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Current Bladder Cancer News and Events, Bladder Cancer News Articles.
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Nearly 72% of Black patients with gynecologic cancer and COVID-19 were hospitalized for the virus compared with 46 percent of non-Blacks
COVID-19 deaths among Black patients with gynecologic cancer disproportionately higher compared to non-Black patients. (2020-12-09)

Researchers create framework to help determine timing of cancer mutations
UCLA researchers studying cancer evolution have created a framework to help determine which tool combinations are best for pinpointing the exact timing of DNA mutations in cancer genomes. (2020-12-07)

Potential cancer therapy may boost immune response
A new approach to cancer therapy shows potential to transform the commonly used chemotherapy drug gemcitabine into a drug that kills cancer cells in a specialized way, activating immune cells to fight the cancer, according to a study led by Cedars-Sinai Cancer investigators. (2020-12-07)

AI predicts which drug combinations kill cancer cells
A machine learning model developed in Finland can help us treat cancer more effectively. (2020-12-01)

Oncotarget launches special collection on breast cancer
Breast Cancer Collection published in honor of breast cancer awareness. (2020-12-01)

Hackensack University Medical Center cancer specialist demonstrates safety of novel agent
The findings, published in the online edition of Clinical Cancer Research on Nov. 4, 2020, suggest that BMS-986178, an investigational OX40 agonist, has an acceptable safety profile in patients with advanced solid tumors, whether used as monotherapy or in combination with the checkpoint inhibitors nivolumab (Opdivo®) and/or ipilimumab (Yervoy®). (2020-11-30)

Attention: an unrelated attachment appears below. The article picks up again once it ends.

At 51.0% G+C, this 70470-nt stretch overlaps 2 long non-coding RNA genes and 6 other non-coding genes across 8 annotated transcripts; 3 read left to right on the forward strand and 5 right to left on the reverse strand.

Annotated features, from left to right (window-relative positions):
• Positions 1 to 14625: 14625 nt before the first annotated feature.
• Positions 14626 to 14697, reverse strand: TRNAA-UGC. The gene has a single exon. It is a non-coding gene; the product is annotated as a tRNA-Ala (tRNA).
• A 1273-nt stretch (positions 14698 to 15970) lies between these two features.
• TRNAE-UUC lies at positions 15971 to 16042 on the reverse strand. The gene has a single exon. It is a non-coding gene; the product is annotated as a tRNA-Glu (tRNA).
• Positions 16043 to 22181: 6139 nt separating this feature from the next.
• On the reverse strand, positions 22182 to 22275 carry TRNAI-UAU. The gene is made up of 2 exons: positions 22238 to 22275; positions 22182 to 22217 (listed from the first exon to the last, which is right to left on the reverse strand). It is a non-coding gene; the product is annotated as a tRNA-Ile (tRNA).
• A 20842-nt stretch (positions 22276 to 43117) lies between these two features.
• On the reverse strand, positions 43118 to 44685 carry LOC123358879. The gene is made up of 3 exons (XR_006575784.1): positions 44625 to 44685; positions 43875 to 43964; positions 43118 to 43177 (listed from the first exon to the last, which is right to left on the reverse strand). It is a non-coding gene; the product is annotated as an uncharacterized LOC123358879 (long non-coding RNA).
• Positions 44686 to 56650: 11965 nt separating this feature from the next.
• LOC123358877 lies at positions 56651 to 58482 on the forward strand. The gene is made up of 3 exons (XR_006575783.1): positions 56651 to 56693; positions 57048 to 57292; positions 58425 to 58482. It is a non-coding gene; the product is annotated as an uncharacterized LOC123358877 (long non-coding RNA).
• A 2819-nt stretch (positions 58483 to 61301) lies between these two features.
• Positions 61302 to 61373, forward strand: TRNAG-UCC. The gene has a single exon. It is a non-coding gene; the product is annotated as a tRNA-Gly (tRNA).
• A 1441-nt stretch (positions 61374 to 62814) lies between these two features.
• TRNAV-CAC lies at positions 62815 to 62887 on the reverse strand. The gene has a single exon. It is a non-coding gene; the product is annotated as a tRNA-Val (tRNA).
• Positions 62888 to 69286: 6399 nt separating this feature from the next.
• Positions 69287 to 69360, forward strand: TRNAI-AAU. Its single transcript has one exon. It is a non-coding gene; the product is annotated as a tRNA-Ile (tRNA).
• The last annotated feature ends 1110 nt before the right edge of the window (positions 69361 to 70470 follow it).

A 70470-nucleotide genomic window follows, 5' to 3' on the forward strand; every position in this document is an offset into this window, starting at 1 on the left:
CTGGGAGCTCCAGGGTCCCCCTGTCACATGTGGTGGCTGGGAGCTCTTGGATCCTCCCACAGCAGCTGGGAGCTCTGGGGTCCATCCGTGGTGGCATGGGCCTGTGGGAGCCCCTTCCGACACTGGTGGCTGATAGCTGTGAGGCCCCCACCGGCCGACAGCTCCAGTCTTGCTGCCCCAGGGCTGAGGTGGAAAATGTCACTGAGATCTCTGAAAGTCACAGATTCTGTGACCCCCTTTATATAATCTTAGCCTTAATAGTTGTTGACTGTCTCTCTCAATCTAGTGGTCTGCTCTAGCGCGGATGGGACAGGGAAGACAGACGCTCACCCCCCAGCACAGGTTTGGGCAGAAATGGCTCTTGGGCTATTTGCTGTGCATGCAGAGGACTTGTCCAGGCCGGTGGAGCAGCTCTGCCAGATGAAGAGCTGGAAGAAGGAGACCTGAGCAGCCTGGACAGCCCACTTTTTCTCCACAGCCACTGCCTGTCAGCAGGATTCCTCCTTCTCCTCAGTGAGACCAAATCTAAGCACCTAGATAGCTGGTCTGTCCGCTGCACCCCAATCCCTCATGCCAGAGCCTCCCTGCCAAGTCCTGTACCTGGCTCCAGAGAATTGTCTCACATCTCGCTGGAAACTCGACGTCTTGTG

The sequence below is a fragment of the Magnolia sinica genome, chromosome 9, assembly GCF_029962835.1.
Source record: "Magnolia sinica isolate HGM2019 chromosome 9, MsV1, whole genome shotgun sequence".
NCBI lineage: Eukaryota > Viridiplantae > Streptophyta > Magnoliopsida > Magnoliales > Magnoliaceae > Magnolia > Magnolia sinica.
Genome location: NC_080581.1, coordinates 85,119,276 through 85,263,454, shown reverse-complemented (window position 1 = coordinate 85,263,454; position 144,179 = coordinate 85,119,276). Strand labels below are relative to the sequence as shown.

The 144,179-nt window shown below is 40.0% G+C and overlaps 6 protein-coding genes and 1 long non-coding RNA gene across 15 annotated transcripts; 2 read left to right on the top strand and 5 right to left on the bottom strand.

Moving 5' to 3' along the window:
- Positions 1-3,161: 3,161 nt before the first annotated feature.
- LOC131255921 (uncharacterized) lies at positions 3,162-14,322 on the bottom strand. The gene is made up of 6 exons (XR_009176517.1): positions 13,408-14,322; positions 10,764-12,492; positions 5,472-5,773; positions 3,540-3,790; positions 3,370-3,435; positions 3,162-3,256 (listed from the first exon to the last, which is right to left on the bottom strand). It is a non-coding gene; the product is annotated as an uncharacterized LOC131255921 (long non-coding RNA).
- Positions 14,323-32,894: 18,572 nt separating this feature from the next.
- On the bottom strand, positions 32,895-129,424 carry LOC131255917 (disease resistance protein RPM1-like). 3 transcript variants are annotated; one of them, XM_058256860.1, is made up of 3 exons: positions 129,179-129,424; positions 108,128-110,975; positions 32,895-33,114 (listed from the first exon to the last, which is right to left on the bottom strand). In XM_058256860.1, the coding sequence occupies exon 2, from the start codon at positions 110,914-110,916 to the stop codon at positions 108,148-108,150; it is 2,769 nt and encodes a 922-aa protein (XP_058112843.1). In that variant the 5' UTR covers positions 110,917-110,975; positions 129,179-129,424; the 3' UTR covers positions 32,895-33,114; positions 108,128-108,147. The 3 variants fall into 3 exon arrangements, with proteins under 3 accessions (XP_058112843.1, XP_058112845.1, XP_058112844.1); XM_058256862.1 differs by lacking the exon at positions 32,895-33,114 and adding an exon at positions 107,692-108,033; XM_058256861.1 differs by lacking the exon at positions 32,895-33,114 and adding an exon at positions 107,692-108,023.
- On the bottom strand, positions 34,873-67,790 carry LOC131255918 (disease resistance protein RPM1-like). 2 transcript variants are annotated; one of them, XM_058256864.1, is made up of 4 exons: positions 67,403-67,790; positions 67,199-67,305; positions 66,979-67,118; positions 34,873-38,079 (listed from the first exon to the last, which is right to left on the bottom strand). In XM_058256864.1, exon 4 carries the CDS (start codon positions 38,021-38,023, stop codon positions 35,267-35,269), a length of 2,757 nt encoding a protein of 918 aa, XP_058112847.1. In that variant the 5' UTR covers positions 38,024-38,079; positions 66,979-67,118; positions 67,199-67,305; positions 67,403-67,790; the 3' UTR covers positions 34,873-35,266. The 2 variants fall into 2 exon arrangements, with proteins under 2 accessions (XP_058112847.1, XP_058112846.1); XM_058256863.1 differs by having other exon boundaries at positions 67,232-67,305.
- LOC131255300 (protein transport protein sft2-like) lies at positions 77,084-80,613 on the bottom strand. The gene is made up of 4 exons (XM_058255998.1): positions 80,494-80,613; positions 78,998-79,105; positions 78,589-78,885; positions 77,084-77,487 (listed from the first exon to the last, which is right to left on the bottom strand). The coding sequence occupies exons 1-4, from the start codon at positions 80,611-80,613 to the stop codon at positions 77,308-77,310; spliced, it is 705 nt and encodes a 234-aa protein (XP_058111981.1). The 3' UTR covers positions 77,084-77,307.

Study: TB vaccine linked to lower risk of contracting COVID-19
A widely used tuberculosis vaccine is associated with reduced likelihood of contracting COVID-19 (coronavirus), according to a new study by Cedars-Sinai. The findings raise the possibility that a vaccine already approved by the U.S. Food and Drug Administration may help prevent coronavirus infections or reduce severity of the disease. (2020-11-20)

Existing antidepressant helps to inhibit growth of cancer cells in lab animals
New research has shown that the antidepressant sertraline helps to inhibit the growth of cancer cells. The substance acts on a metabolic addiction that allows different types of cancer to grow. This is shown by a study on cell cultures and lab animals by researchers at KU Leuven. (2020-11-17)